What starts as a hobby - clicking photos - changes Mosz's life as he starts hitting fame. And then, starts to wreck it.
The Hyderabad Film Club, in collaboration with the Embassy of The Republic Of Poland, New Delhi, and the Federation Of Film Societies Of India, is screening a series of short films and feature films of Polish director Krzystof Kieslowski, as a tribute to the legend, from 13th to 20th December, at Sarathi Studios, Ameerpet.
16 short films and 5 feature films will be screened during these days. Today, the 3rd day, a movie called Camera Buff will be screened.
Filip Mosz buys himself an 8mm camera to record the first years of his new baby. He becomes fascinated with his new acquisition, and his interests turn to filming subjects other than his family. In the factory where he works, his bosses seize the opportunity and appoint him their official chronicler. His films win prizes at amateur contests, and as his creative talents develop, so does his desire to record reality as it really is and not as it is officially reported to be.
At his factory, he is now confronted with censorship, and as a result of his films, his immediate boss is sacked: the management believes a documentary portrait of a disabled worker to be a discredit to their factory even though the person concerned is a model worker. Meanwhile, his wife, despising the time and commitment Mosz dedicates to his films, leaves him.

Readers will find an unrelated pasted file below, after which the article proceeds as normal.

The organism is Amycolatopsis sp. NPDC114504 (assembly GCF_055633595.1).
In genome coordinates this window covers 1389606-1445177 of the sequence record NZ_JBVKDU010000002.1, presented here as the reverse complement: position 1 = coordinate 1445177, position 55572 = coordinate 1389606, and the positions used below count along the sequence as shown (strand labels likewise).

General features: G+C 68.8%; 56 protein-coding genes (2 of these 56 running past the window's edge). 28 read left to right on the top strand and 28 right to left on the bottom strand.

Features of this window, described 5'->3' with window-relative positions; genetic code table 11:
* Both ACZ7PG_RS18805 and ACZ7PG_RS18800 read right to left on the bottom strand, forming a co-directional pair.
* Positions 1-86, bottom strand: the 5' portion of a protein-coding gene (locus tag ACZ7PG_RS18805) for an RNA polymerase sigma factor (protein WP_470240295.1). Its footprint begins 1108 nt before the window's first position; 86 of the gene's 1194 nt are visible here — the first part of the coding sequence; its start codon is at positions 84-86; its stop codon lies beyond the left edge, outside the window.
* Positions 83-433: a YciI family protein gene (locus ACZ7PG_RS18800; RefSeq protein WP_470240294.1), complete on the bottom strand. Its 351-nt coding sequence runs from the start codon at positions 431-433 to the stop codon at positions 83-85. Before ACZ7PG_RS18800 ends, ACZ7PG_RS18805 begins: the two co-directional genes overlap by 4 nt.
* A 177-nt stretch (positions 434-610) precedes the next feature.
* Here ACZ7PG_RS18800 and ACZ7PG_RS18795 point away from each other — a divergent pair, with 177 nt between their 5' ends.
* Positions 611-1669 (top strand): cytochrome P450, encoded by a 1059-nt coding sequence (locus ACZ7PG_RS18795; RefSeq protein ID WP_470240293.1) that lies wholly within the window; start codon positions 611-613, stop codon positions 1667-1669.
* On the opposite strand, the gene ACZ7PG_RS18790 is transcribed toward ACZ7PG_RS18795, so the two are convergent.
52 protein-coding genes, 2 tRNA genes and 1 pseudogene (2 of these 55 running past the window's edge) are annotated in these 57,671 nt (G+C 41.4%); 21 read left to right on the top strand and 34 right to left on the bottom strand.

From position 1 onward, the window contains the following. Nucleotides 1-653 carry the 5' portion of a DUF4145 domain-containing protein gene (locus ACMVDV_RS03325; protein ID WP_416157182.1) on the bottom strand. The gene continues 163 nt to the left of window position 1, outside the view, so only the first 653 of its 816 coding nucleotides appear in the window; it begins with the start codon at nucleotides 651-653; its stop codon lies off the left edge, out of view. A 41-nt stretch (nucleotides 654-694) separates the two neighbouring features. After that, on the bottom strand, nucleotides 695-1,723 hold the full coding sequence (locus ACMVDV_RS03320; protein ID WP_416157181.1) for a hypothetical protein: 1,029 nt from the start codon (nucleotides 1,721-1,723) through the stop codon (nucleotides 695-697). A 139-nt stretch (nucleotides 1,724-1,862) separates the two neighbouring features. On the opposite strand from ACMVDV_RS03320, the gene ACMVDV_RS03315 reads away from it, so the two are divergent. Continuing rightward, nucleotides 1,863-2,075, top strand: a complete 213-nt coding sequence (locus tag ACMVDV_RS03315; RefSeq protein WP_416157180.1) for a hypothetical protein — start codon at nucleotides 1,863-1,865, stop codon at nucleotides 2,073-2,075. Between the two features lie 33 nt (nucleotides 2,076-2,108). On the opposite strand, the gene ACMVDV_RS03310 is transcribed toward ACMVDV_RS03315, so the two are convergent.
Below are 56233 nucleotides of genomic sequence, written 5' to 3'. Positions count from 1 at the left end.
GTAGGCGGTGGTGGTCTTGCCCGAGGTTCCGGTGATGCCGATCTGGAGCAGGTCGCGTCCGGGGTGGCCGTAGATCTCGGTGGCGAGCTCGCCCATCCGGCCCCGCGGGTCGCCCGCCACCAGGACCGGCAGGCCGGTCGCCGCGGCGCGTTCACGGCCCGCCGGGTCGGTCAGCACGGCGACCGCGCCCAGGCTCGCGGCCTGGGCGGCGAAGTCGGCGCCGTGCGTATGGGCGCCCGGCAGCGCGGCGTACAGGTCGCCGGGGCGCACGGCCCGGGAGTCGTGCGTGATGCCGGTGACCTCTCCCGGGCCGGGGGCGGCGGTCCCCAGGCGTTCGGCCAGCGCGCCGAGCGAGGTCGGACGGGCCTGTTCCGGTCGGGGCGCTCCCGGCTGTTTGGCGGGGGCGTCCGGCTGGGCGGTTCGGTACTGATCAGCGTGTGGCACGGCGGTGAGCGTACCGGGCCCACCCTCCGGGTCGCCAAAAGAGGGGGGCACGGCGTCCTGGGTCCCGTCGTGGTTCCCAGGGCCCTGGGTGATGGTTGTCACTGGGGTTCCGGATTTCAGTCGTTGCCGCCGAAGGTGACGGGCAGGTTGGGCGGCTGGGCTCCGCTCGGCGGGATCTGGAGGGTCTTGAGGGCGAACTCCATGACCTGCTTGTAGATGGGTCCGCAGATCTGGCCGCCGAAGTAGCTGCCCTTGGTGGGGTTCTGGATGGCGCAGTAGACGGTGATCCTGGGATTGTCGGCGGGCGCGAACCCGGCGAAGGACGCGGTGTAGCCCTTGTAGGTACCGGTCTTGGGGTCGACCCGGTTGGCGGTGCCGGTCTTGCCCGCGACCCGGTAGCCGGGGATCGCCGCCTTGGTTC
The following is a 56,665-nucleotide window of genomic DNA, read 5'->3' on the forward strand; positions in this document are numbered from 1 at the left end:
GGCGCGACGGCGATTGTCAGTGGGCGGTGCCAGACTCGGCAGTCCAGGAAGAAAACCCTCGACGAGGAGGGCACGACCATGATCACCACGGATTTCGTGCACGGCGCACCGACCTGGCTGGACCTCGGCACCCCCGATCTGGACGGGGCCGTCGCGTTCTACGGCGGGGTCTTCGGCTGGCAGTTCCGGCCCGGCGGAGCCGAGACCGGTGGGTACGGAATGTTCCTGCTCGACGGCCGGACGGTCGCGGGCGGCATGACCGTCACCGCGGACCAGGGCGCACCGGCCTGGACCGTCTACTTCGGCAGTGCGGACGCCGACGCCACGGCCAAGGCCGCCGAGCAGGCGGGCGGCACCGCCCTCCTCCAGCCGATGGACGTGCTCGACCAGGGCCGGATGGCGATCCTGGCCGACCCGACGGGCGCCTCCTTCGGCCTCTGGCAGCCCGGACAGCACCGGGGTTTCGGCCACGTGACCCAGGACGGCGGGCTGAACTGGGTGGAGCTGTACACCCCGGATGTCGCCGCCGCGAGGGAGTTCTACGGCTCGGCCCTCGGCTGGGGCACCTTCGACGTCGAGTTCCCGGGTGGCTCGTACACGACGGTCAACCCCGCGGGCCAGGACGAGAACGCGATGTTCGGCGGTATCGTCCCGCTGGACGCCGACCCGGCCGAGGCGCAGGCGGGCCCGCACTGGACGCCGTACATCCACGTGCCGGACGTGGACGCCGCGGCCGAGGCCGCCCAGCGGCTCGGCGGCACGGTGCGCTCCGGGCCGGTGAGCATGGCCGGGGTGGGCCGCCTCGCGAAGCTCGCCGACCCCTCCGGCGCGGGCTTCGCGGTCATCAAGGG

Mosz then opens his cans of film, exposing them to light. And he turns the camera on himself.
Krzysztof Kieslowski was born in 1941 in Warsaw, Poland. At a young age he decided to become a theatre director, but during those days there was no specific training program for directors. So he chose to study film as an intermediate step. After that he continued his education in the famed Polish film school in Lodz that also produced Roman Polanski and Andrzej Wajda.
Kieslowski started his career with documentaries, focusing on the everyday lives of city dwellers, workers and soldiers. Though he was not an overtly political filmmaker, his productions were controversial, causing many discussions among the public as well as among the authorities.
His first feature film was Personnel in 1975, which won him the first prize at the Mannheim Film Festival. His other movies also received wide acclaim and honors. In the '80s, he started his ambitious project, The Decalogue, a series of ten short films set in a Warsaw tower block, each nominally based on one of the Ten Commandments. It is now one of the most critically acclaimed film cycles of all time.
His films garnered a host of prestigious international awards, including the Golden Lion for Best Film and the Silver Lion (Three Colours) for Best Director at the Venice Film Festival, and the Silver Bear for Best Director at the Berlin Film Festival, in addition to 3 Academy Award nominations. Krzysztof Kieslowski died aged 54 on March 13, 1996, during an open-heart surgery following a heart attack.
The screenings are open only for invitees and members of the Hyderabad Film Club. For details regarding membership and screenings, please contact Bh S S Prakash Reddy of the Hyderabad Film Club at 2373-0841/93910-20243.